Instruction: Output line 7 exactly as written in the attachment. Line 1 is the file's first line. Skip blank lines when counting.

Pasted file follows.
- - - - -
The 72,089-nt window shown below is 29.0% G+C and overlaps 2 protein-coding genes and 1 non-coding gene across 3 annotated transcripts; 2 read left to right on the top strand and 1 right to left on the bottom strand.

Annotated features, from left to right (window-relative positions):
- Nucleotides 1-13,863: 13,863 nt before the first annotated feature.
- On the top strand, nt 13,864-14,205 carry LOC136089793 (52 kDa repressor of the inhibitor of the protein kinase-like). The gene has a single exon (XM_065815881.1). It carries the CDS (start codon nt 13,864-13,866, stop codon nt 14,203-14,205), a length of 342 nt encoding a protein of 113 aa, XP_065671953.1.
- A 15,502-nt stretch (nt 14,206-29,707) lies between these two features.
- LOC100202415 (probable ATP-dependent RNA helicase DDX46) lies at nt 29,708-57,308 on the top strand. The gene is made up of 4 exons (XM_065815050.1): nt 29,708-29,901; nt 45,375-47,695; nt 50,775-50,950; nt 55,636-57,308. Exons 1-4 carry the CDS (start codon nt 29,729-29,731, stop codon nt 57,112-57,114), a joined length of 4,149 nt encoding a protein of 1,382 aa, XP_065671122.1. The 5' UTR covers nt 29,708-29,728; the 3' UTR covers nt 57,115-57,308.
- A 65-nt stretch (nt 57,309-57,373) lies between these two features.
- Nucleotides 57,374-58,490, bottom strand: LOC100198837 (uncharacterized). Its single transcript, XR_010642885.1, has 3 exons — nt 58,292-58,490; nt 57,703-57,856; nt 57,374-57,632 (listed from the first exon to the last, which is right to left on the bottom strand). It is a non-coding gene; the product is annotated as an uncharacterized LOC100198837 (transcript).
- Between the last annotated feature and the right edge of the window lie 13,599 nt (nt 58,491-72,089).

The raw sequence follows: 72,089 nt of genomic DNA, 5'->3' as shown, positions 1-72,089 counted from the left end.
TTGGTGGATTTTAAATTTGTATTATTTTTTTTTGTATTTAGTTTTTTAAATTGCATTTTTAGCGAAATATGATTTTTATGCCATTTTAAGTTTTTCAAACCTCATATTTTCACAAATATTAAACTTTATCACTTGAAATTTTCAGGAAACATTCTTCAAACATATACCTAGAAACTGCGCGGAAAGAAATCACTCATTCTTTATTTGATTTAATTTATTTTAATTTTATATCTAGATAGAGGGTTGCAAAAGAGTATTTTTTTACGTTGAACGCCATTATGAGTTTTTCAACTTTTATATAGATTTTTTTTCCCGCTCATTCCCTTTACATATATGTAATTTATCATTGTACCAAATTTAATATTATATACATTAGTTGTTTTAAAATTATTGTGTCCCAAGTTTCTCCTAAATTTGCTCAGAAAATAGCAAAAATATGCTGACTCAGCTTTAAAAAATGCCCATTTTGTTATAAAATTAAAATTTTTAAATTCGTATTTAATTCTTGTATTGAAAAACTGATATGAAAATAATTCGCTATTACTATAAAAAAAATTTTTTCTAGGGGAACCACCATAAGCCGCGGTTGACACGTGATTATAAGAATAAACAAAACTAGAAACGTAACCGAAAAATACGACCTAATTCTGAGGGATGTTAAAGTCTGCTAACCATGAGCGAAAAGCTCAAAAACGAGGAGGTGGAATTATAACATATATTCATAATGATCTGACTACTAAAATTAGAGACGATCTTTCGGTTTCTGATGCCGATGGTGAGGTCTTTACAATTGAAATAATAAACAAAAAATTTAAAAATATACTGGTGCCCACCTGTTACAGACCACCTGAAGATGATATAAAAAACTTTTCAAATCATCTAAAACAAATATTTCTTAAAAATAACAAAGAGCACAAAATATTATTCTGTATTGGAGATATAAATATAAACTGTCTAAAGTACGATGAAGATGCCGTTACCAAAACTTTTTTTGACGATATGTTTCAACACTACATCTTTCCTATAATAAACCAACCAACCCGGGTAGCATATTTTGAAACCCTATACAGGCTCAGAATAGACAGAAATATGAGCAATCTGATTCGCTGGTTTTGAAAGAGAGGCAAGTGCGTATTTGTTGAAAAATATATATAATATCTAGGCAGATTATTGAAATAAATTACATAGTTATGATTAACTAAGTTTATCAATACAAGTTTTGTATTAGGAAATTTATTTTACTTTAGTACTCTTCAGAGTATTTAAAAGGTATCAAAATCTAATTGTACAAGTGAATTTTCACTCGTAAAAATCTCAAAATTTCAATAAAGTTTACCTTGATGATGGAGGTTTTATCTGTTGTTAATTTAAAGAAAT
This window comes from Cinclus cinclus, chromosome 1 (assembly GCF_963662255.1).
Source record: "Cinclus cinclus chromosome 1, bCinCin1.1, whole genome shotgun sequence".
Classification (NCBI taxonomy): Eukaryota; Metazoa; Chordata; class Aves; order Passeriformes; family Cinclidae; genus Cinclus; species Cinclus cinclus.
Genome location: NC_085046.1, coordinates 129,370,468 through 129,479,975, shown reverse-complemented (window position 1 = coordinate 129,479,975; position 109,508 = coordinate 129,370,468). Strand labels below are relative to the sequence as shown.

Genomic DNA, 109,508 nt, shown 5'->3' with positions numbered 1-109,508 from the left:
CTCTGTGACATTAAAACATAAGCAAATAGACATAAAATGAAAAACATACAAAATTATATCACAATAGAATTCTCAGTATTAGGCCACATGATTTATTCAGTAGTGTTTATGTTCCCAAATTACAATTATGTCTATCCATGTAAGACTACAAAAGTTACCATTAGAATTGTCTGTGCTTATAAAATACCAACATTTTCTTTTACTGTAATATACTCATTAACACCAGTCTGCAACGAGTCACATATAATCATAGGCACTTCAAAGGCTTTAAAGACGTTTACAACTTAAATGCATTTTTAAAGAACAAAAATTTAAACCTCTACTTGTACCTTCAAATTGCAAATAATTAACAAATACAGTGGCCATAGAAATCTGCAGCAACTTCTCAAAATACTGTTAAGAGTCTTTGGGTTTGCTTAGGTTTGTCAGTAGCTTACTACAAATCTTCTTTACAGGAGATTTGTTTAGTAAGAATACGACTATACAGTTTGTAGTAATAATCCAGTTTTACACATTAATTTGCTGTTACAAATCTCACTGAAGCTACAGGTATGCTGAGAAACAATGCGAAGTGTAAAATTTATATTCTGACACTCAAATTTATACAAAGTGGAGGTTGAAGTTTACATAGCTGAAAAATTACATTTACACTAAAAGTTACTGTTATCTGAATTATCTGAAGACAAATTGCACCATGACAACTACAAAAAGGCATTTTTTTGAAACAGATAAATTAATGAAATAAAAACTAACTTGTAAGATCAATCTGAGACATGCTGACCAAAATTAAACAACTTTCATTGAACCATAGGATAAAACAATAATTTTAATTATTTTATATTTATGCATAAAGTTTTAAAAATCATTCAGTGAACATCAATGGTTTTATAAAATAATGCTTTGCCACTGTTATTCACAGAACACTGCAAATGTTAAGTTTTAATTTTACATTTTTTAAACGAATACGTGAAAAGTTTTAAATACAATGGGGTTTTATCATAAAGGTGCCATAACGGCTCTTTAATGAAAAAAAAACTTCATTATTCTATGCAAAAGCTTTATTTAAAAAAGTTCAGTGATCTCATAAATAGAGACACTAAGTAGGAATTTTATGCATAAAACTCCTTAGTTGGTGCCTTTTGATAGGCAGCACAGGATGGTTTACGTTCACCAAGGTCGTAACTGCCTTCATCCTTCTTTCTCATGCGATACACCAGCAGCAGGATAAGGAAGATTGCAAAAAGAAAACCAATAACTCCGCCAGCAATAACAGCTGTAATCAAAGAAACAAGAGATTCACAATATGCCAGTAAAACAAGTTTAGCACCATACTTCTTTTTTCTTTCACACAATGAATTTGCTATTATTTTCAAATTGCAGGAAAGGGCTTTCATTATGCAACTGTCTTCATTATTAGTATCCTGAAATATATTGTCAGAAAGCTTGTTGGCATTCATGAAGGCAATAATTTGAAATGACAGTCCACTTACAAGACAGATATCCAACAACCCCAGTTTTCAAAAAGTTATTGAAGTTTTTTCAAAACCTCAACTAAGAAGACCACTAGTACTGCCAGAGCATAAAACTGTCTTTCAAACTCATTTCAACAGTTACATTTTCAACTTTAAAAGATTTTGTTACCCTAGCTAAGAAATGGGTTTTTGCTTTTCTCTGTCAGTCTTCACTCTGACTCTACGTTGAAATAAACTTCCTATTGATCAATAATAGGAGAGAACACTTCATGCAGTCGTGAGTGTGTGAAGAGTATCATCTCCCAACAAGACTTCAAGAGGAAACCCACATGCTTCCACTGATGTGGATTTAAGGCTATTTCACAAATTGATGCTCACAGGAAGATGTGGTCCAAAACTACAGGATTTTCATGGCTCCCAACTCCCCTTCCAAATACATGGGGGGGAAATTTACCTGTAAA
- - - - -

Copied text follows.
- A 65-nt stretch (nt 57,309-57,373) lies between these two features.